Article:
The Clock is Ticking – Ginette points out that the Government has given every director in Australia partial Safe Harbour for 6 months from 24th March. But this only protects them against insolvent trading (operating a business that cannot pay its debts when they fall due). If a business is insolvent, Directors are personally liable for debts incurred prior to then, and after 24th September 2020.
Orderly Exit – Chris says it’s unlikely that emergency relief will save a business that was struggling before the crisis, and you should not expect a government bailout to rescue it. In this case, work with a professional to undertake an orderly exit while the relief for directors is in place.”
Roland picks up on Chris’ point about getting early advice, from the right places. We hear of all sorts of ‘advisors’ cashing in on distressed businesses claiming the Job Keeper and Cash boost Schemes. Similarly, the internet is littered with Untrustworthy Advisors and those targeting people needing help with Liquidation, Restructuring, Insolvency and Bankruptcy issues. Watch out for ‘bargain basement’ offers. Get advice instead from appropriate, qualified sources (such as the Insolve Panel or TheSolvers.com.au).
In ‘ordinary times’ some businesses have a punt on a strategy that can help grow their business and build loyalty. In adversity, some are forced to, and this is what we’ve seen many businesses do to survive. Some have happened upon new revenue sources which can help cover (or even beat) what they have lost.
While things are opening up, it’s worth taking some of the points to heart in Hold ‘em or Fold ‘em. If it’s to be a restructure, then get advice. And consider Safe Harbour while your Turnaround Plan is in place.
Solicitor Bruce Pasetti says, “PLEASE don’t make agreements on debt restructures or new contracts on a handshake! (or elbow nudge or whatever you are doing to say hello these days). Write it down! So much easier if there’s a problem later, or one of the parties goes broke.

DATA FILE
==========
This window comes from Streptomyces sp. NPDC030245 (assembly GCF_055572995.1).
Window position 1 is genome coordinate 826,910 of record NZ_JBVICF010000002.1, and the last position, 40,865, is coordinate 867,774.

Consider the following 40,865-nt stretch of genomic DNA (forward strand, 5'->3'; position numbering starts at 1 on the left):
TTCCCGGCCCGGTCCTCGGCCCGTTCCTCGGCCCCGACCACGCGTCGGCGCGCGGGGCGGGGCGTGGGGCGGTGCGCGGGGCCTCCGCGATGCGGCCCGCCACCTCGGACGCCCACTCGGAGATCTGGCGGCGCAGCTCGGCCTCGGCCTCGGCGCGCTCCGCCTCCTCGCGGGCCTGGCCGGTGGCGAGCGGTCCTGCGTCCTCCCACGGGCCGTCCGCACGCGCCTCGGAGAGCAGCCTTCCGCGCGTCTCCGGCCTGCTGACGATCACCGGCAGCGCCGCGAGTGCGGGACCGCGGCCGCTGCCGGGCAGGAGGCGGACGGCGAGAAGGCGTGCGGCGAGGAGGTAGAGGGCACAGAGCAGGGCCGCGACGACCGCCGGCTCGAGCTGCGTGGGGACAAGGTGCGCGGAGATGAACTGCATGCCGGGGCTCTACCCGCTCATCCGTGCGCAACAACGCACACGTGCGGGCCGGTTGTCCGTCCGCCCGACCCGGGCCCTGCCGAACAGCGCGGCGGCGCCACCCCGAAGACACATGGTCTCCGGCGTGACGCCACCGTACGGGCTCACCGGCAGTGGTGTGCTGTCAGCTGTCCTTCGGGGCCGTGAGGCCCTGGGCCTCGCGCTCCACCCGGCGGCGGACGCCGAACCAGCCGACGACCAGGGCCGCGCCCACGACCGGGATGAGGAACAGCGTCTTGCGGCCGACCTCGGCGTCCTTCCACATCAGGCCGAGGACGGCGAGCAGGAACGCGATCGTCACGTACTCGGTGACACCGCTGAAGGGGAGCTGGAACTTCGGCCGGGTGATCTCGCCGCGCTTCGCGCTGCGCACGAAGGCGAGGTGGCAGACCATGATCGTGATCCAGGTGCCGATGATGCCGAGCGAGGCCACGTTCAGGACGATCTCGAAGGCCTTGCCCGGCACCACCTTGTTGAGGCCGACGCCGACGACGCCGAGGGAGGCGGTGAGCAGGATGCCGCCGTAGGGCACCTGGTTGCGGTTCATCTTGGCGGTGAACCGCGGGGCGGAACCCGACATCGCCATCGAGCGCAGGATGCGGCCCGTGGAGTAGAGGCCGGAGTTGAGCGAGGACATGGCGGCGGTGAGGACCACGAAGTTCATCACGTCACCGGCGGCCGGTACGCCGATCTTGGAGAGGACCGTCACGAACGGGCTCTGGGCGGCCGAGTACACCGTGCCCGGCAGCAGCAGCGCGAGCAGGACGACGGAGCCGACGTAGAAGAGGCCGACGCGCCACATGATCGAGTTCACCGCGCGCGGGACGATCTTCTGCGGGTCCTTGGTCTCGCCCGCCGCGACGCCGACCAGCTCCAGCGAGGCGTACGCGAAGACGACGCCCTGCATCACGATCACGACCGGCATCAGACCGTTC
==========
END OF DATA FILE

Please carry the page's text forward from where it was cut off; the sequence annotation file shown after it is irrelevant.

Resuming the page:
If you want to try something new, or a different way of doing things, lots of entrepreneurs are already onto it. Cafés doing eat at home meals, pubs working with suppliers to offer great deals on cuts of meat or drinks for people to enjoy at home.
What is a different thing or service for your customers? Roland gives the example of a Brisbane gym owner who when forced to close her place, set up a home fitness equipment manufacturing business to meet a different demand. Roland points out though, “that’s not so easy for everyone – don’t just take punt or a blind gamble. Do your homework and get qualified advice.” And if your business cannot pivot like that, ask yourself, is it a Hold ‘em or Fold ‘em decision?
So What To Do? Hold, Fold or Twist?
Whatever you choose will not be easy, and as with any forced business decision, getting advice from an expert is critical. Kenny Rogers went on to sing says, “if you’re gonna play the game … you gotta learn to play it right.”
There are no easy options. Running a good business is about taking and managing risks, but running a good business shouldn’t just be a gamble!